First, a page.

The proximate cause of the trouble was the trial of Lucius Calpurnius Bestia. Caelius was prosecuting Bestia for malpractice in the elections for the praetorship of 57, in which Bestia stood unsuccessfully. Now this Bestia had been on trial no fewer than four times previously, and Cicero had defended and got him acquitted on each occasion. So now he defended Bestia against his old protégé, Caelius, and won again. However, Caelius was not daunted. Bestia was planning to stand for the praetorship this year as well and so Caelius launched yet another prosecution against him.

But at this point Bestia’s son, Lucius Sempronius Atratinus, got involved. He realised the best form of defence is attack and so launched a pre-emptive prosecution against Caelius. If Caelius was convicted he would be unable to take forward his prosecution of Bestia. Atratinus needed to move fast to protect his dad and so launched the prosecution in the violence court (quaestio de vi) which, unlike other courts, sat during public holidays. (This fact would be central to Cicero’s speech.) And, crucially, Atratinus’s attack on Caelius attracted the support of Clodius and his sister. They agreed to be witnesses against Caelius and suggested some additional charges against him (see below for the charges).

Caelius was an experienced orator and so elected to defend himself – but he also managed to persuade the richest man in Rome, Marcus Licinius Crassus to join him. Improbably, he also persuaded Cicero to join his defence. You’d have thought there was no love lost between Cicero and his protégé who had betrayed him twice over, once joining the diabolical Catalina, and then allying with his nemesis, Clodius. But it seems that Cicero invoked that timeless equation, my enemy’s enemy is my friend: anyone who Clodius hated must be worth defending.

Ptolemy XII of Egypt

There’s more? Yes, involving – bizarrely enough – the king of Egypt. In 80 BC Alexander of Egypt died and bequesthed his nation to Rome. The throne was usurped, however, by Ptolemy XII ‘Auletes’ who proceeded to rule with the nervous knowledge that at any moment Rome might step in to claim its prize. Thus he sucked up to the Romans at every turn, much to the dislike of his people. When the triumvirate of Caesar, Crassus and Pompey took power in 60 BC Ptolemy offered to pay them the huge sum of 6,000 talents in exchange for formal recognition of his title. But when he tried to collect it from h is people they rebelled and expelled him from the kingdom.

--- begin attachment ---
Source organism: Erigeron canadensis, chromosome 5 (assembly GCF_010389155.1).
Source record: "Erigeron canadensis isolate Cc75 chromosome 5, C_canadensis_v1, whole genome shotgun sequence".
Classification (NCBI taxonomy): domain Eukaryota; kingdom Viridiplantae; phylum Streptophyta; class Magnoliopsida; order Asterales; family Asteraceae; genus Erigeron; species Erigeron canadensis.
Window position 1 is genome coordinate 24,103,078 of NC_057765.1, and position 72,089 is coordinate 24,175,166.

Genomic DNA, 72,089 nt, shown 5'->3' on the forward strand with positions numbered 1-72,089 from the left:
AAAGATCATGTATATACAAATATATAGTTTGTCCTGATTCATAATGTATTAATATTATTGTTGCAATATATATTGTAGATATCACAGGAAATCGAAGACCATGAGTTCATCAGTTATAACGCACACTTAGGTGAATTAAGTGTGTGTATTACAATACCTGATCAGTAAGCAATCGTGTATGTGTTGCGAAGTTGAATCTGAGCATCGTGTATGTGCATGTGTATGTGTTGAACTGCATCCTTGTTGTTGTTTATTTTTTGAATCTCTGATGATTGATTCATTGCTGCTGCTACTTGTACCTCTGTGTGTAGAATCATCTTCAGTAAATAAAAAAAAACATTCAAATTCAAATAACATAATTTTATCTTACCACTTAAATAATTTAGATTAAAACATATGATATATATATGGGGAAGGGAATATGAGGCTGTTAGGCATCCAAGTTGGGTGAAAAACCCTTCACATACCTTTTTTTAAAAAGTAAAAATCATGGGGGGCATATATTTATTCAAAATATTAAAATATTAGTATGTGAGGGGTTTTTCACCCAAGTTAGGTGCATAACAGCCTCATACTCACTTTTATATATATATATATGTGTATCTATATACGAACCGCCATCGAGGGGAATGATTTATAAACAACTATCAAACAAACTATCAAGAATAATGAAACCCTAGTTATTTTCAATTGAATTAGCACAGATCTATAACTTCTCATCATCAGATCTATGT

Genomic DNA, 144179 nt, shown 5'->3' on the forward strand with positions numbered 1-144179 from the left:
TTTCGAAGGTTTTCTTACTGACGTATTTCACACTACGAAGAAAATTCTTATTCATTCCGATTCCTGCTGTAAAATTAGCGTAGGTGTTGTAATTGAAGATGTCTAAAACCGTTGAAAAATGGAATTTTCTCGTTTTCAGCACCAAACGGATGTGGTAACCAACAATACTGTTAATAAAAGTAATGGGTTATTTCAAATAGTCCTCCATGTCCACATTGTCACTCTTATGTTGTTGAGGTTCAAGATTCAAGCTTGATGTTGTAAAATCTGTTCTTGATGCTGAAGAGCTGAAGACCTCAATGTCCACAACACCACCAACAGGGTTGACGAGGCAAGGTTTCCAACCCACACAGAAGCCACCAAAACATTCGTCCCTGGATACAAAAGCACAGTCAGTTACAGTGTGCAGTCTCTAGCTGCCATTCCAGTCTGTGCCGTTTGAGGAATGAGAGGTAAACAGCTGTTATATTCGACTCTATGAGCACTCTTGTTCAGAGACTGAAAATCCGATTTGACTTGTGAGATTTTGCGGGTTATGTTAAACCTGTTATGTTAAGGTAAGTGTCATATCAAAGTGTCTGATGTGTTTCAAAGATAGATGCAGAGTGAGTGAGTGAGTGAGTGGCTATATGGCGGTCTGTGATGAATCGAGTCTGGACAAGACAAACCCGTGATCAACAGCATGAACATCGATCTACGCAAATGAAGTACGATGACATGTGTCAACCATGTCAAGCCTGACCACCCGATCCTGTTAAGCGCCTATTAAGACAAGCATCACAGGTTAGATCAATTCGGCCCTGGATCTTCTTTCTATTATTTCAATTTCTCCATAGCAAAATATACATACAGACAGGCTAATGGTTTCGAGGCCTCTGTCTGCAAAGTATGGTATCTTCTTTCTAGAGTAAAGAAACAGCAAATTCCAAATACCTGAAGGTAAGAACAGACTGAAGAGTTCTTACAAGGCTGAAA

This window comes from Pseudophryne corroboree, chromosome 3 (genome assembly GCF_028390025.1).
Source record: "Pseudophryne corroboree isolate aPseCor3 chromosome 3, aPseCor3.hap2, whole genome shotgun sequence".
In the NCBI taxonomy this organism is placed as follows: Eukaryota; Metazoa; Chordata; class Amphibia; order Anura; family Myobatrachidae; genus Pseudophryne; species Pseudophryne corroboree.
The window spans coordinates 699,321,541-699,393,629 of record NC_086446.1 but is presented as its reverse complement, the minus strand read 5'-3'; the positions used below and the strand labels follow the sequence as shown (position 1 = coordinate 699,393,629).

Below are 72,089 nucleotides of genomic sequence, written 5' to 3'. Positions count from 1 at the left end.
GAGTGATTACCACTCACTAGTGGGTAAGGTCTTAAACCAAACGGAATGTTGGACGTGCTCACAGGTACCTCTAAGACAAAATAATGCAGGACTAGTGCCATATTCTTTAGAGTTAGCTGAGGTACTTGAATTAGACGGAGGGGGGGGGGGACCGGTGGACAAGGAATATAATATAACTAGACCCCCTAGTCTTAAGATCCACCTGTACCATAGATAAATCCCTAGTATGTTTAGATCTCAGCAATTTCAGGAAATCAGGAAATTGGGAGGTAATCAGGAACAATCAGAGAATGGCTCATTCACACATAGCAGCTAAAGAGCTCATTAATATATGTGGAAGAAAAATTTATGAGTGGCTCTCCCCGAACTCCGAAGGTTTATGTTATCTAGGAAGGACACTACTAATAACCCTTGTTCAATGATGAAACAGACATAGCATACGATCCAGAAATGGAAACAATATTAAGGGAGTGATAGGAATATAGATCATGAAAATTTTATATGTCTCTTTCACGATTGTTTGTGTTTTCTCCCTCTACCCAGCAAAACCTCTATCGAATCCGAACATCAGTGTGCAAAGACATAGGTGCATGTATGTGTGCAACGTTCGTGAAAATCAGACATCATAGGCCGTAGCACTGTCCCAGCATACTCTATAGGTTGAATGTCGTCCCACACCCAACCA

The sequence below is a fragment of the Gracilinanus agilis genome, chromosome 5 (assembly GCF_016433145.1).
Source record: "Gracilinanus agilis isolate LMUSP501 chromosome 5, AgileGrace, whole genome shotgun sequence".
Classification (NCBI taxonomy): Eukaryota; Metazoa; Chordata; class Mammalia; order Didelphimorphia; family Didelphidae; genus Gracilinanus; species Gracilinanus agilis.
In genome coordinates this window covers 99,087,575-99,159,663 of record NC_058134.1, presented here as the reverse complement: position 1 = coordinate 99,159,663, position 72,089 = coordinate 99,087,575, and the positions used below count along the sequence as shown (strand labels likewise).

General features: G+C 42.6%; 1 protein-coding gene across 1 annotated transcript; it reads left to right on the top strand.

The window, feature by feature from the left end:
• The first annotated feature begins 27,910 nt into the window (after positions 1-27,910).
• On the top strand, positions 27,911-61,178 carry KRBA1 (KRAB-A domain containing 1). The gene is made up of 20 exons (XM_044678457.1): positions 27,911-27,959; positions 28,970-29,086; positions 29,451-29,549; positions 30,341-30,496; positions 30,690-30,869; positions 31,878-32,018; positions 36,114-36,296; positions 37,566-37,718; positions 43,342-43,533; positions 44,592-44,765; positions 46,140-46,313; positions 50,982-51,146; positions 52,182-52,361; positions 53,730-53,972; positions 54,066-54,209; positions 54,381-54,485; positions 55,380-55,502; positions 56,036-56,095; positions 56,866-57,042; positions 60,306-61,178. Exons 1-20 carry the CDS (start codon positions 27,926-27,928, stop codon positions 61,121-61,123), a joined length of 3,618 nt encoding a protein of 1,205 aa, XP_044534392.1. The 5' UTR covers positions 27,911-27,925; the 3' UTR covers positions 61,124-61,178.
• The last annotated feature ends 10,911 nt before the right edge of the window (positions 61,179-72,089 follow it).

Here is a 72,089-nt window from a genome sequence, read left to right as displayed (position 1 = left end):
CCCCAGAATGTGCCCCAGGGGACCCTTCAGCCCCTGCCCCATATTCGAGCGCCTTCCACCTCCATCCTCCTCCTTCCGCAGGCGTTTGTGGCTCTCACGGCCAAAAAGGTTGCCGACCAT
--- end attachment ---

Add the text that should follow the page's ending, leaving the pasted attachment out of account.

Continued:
Ptolemy took refuge in Rome where he borrowed and got into debt lobbying and bribing Roman politicians to raise an army to restore him to power. But the Egyptians didn’t want him back and so in 57 sent a deputation of their best men, led by the Academic philosopher Dio, to put their case before the senate. Ptolemy’s response was to try and get the leading men assassinated, to organise an uprising against them when they stopped in Naples and to bribe slaves in the noble houses where they stayed in Rome to kill them.

At the end of 57 the senate finally found in Ptolemy’s favour but then someone found a reference in the Sibylline books which allegedly forbade it, so the senate rescinded its gesture. Pompey was lobbying to be appointed general in charge of restoring Ptolemy against his rebellious population when, early in 56, Dio was murdered.

Everybody suspected everybody else – the killing obviously suited Ptolemy who wanted the delegation to fail and Pompey who wanted the generalship of imposing Ptolemy on his reluctant people – and a number of prosecutions swiftly followed.

First an agent of Pompey’s, Asicius, was tried for the murder of Dio; Cicero defended him and he was acquitted.

Next we come to the case brought against Caelius by Atratinus. As we have seen this was predominantly motivated by Atratinus’s wish to have Caelius convicted so he wouldn’t be able to prosecute his (Atratinus’s) father, Bestia, for the sixth time. The Clodii were persuaded to join the prosecution against Caelius because a) they had a personal grudge against him, mixed up with the way he had ceased to be Clodia’s lover, nobody knows the details but it obviously left them both furious; and b) it was a way of getting at Pompey, who Clodius now hated.

The charges

The prosecution brought five charges against Caelius, all relating to the disturbances surrounding Dio’s embassy to Rome, namely:

  1. the civil disturbances which affected the Egyptian delegation in Naples
  2. assaults on the delegation at Puteoli
  3. damage to the property of Palla (nobody knows who Palla is but presumably something connected with the above)
  4. taking gold for the attempted murder of Dio and then the attempted poisoning of Clodia: in more detail the charge was that Caelius borrowed gold from Clodia under false pretences, with the intention of using it to bribe servants at the house where Dio was staying to murder him; then, when Clodia discovered what Caelius was planning, Caelius attempted to bribe some of her slaves to poison her in order to shut her up